Is Milk a cause of Osteoporosis or Osteopenia?
IS MILK A CAUSE OF OSTEOPOROSIS? There have been a number of web sites and Internet postings claiming that Milk is the cause of Osteoporosis. Surprising news! Now let's look at the research.
The statement is backed up by two argument. First there is a claim that societies such as Mexico and Polynesia that traditionally do not use milk, have low rates of Osteoporosis but societies such as the United States and Sweden where milk is often consumed have high rates of Osteoporosis. This true. Mexico and Polynesia have lower incidence of Osteoporosis than the United States, Sweden and a number of other countries. These web site authors then conclude that Milk causes Osteoporosis.
The second argument says that Milk which has protien tends to acidify the body. Since your body needs to keep your blood at a stable acid/base ratio, base minerals such as calcium are pulled from bones and teeth to normalize the acid/base ration after drinking milk. Thus, they conclude, Milk is a cause of Osteoporosis.
So, let us exaine at these arguments.
It appears that the authors have forgottes some important things.
First, there is genetic inheritance. Every study related to body shape concludes the body type greatly affects the rate at which people develop Osteopenia and Osteoporosis. People of Mexico and Polynesia tend to be short and heavy boned while the United States and Sweden have many people born with long, thin bones. Inheritated body type should be included in any cross cultural statements about Osteoporosis.
Second,there is a geographical factor that those making these claims about Milk and Osteoporosis seem to ignore. Mexico and Polynesia are near the equator and so inhabitants are exposed to more sunlight inducing Vitamin D. Much of the United States and Sweden are above the 41st parallel and studies show that inhabitants do not get sufficient sun exposure during late Fall and winter for optimal Vitamin D production.
Third, there is a difference in life style that affects bone making. People in Mexico and Polynesia have been far less sedentary than those in the United States and Sweden. Not only do they walk more but many are employed in very physical jobs and their recreation is different. In Mexico, for example, Sunday aftenoons are likely to be filled with playing soccer or family walks outdoors rather than watching sports on T.V.
Also, it is not just a non-dairy diet typifies Mexico and Polynesia. Residents eat more fuits and vegetables, less soda pop and far less highly processed foods. So a scientific argument drawing comparisons between cultures needs to consider ALL relevant factors and not just pull one characterisitic and then claim it explains everything.
As for the acid/base arguement. There is much to support the notion that a highly acidic diet is a cause of bone loss. But milk is not just protein. It has carbohydrates and fats too. Also, most people do not just drink milk. Eating a peice of fruit with a glass of milk or drinking milk with a meal that includes fruit or salad, more than takes care of evening out the base/acid ratio. There is probably more damage done from drinking soda pop with its high phosophorous and caffeine content than could ever be done from a glass of milk.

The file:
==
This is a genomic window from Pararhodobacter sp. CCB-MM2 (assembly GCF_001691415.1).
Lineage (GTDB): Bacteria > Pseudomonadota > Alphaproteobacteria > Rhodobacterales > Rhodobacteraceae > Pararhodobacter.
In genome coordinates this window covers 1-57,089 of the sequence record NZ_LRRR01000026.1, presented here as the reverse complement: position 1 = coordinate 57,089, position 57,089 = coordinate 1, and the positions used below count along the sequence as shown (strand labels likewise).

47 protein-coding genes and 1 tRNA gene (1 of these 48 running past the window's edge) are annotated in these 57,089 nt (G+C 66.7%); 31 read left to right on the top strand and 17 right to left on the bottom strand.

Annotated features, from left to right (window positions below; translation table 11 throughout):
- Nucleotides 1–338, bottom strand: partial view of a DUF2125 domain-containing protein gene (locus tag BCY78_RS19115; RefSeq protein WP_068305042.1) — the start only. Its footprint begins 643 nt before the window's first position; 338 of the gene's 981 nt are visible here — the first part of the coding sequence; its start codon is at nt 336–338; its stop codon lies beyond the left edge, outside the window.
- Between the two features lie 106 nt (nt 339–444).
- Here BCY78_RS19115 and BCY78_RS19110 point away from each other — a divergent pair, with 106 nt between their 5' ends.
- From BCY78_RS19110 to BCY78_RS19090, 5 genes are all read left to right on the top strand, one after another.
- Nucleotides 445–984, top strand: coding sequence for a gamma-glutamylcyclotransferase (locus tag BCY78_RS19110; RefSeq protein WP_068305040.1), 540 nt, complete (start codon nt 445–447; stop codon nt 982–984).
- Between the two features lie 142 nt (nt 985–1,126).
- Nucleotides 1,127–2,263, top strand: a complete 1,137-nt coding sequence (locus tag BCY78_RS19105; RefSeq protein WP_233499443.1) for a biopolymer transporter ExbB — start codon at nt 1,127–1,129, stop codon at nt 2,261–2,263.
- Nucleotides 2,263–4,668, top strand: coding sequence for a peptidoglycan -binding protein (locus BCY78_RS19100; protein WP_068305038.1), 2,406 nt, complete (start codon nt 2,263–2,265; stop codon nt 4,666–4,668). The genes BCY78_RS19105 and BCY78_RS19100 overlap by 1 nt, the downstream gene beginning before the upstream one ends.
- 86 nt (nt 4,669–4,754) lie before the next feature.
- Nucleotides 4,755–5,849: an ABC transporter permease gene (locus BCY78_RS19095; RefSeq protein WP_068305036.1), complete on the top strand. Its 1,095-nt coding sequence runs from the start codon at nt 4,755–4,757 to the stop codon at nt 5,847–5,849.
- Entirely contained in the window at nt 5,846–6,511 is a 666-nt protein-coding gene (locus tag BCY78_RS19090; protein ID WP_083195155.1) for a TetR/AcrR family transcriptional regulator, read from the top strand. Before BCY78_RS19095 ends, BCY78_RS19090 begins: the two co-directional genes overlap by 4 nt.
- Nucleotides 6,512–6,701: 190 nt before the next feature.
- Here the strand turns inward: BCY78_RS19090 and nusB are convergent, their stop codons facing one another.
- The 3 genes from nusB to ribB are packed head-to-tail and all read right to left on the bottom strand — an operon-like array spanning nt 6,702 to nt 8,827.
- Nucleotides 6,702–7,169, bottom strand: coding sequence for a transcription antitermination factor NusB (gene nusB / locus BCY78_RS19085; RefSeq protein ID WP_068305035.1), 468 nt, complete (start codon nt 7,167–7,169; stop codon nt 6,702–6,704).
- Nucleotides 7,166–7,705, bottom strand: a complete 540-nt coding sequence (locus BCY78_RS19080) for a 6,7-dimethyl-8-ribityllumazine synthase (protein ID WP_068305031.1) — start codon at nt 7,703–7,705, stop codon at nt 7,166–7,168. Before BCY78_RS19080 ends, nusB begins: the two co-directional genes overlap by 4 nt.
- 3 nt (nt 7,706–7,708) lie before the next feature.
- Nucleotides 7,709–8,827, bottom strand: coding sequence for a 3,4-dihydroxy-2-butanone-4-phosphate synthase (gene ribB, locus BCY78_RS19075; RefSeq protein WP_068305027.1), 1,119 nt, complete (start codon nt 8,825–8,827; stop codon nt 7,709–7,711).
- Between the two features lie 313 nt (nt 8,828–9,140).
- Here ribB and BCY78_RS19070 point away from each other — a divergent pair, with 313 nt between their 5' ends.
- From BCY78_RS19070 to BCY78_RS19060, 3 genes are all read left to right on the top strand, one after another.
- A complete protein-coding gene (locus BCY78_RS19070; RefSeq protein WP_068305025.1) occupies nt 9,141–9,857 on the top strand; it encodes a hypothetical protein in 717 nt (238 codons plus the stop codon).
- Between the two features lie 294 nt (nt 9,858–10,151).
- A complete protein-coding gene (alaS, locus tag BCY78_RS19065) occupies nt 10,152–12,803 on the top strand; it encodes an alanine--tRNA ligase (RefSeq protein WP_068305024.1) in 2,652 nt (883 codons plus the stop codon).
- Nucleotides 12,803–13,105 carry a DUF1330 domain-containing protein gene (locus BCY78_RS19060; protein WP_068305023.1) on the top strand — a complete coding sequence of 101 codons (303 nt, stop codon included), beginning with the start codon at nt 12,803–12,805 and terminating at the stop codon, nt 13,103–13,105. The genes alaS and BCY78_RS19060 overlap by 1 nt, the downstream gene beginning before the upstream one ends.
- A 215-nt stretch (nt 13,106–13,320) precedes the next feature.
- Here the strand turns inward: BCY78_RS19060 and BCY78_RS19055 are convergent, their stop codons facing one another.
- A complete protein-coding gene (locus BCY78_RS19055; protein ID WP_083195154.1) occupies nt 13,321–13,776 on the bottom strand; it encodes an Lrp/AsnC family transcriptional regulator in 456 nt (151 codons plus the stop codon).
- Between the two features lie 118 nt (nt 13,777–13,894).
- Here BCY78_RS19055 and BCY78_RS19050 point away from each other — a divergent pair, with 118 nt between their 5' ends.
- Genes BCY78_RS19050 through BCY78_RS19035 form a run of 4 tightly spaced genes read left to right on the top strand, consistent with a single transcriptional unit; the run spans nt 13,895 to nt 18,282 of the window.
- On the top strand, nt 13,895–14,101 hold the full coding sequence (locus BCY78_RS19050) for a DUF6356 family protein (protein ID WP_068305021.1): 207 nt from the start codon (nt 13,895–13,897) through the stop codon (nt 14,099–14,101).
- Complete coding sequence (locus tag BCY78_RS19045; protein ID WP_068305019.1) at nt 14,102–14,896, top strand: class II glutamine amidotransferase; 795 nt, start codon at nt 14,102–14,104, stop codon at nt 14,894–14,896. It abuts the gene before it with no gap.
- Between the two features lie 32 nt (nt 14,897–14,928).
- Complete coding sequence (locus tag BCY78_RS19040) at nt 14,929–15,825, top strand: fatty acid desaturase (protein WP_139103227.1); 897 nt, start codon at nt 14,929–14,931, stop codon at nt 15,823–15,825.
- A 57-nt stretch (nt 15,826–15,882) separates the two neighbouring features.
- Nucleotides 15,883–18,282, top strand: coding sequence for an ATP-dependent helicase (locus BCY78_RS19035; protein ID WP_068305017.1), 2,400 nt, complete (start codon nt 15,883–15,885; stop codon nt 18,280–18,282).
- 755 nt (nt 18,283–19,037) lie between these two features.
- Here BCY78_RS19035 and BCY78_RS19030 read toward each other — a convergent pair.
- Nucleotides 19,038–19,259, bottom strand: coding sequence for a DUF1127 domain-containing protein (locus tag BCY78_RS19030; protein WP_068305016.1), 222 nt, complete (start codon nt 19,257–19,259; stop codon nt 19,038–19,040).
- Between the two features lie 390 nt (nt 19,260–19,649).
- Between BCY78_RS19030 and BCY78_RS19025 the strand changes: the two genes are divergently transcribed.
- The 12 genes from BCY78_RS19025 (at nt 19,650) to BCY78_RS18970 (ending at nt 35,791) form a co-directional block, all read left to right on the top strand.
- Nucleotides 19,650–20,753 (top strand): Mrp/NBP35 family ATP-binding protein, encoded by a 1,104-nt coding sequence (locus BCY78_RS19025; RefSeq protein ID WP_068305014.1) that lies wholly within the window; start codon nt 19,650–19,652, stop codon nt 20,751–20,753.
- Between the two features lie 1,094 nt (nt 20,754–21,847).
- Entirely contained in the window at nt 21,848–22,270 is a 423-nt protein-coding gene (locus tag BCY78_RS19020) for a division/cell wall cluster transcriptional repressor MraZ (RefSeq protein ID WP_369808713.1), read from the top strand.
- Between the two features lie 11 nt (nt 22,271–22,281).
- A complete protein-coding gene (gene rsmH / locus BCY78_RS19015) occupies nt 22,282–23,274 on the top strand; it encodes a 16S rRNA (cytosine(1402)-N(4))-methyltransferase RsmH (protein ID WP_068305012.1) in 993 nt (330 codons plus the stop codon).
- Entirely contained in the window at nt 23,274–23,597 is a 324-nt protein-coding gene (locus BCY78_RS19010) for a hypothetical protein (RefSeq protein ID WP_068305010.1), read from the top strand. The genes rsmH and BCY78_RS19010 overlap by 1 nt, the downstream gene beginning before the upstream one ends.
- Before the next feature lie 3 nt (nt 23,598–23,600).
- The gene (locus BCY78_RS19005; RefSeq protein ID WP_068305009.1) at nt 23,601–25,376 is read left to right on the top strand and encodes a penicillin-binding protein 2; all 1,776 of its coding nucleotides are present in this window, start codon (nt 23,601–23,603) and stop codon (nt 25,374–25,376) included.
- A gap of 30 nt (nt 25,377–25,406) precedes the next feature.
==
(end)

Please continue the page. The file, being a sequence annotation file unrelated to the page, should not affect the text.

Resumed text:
And finally, there are a number of studies of adolescence that show that those who drink milk, tend to have greater bone density than those who do not. So, it appears that the recent rash of "milk causes of Osteoporosis" claims are very short on accurate scientific reasoning. I, for one, shall continue to eat yogurt, cheese, milk and other dairy products as a way to ensure I have enough calcium in my diet.
Research: Milk and Osteoporosis
Nutr Metab (Lond). Feb. 2006; "Determinants of bone mass and bone size in a large cohort of physically active young adult men". by JA Ruffing, F Cosman, M Zion, Susan Tendy , P Garrett, R Lindsay and JW Nievescorresponding author.
"The determinants of bone mineral density (BMD) at multiple sites were examined in a fit college population. Subjects were 755 males (mean age = 18.7 years) entering the United States Military Academy. A questionnaire assessed exercise frequency and milk, caffeine, and alcohol consumption and tobacco use. Academy staff measured height, weight, and fitness. Calcaneal BMD was measured by peripheral dual-energy x-ray absorptiometry (pDXA). Peripheral-quantitative computed tomography (pQCT) was used to measure tibial mineral content, circumference and cortical thickness. Spine and hip BMD were measured by DXA in a subset (n = 159).
Mean BMD at all sites was approximately one standard deviation above young normal (p < 0.05). African Americans had significantly higher hip, spine and heel BMD and greater tibial mineral content and cortical thickness than Caucasians and Asians. In Caucasians (n = 653), weight was a significant determinant of BMD at every skeletal site. Prior exercise levels and milk intake positively related to bone density and size, while caffeine had a negative impact. There was an apparent interaction between milk and exercise in BMD at the heel, spine, hip and tibial mineral content and cortical thickness. Our data confirm the importance of race, body size, milk intake and duration of weekly exercise as determinants of BMD and bone size.